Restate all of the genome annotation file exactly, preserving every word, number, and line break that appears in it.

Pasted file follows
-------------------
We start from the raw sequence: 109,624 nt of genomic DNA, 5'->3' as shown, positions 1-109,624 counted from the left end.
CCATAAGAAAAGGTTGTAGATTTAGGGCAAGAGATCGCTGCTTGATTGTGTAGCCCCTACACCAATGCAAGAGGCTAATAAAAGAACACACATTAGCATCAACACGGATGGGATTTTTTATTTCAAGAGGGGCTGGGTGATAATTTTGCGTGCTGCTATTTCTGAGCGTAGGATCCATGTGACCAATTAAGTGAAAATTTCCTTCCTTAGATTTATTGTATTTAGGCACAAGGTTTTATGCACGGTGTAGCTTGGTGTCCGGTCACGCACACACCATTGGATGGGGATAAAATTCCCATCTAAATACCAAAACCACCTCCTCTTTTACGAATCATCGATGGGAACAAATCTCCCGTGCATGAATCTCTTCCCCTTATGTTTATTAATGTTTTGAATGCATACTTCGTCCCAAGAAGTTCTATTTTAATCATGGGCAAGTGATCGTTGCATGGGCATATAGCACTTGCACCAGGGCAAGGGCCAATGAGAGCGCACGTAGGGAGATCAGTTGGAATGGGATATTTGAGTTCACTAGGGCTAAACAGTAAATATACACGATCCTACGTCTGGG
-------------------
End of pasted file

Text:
We start from the raw sequence: 109,624 nt of genomic DNA, 5'->3' as shown, positions 1-109,624 counted from the left end.
CCATAAGAAAAGGTTGTAGATTTAGGGCAAGAGATCGCTGCTTGATTGTGTAGCCCCTACACCAATGCAAGAGGCTAATAAAAGAACACACATTAGCATCAACACGGATGGGATTTTTTATTTCAAGAGGGGCTGGGTGATAATTTTGCGTGCTGCTATTTCTGAGCGTAGGATCCATGTGACCAATTAAGTGAAAATTTCCTTCCTTAGATTTATTGTATTTAGGCACAAGGTTTTATGCACGGTGTAGCTTGGTGTCCGGTCACGCACACACCATTGGATGGGGATAAAATTCCCATCTAAATACCAAAACCACCTCCTCTTTTACGAATCATCGATGGGAACAAATCTCCCGTGCATGAATCTCTTCCCCTTATGTTTATTAATGTTTTGAATGCATACTTCGTCCCAAGAAGTTCTATTTTAATCATGGGCAAGTGATCGTTGCATGGGCATATAGCACTTGCACCAGGGCAAGGGCCAATGAGAGCGCACGTAGGGAGATCAGTTGGAATGGGATATTTGAGTTCACTAGGGCTAAACAGTAAATATACACGATCCTACGTCTGGG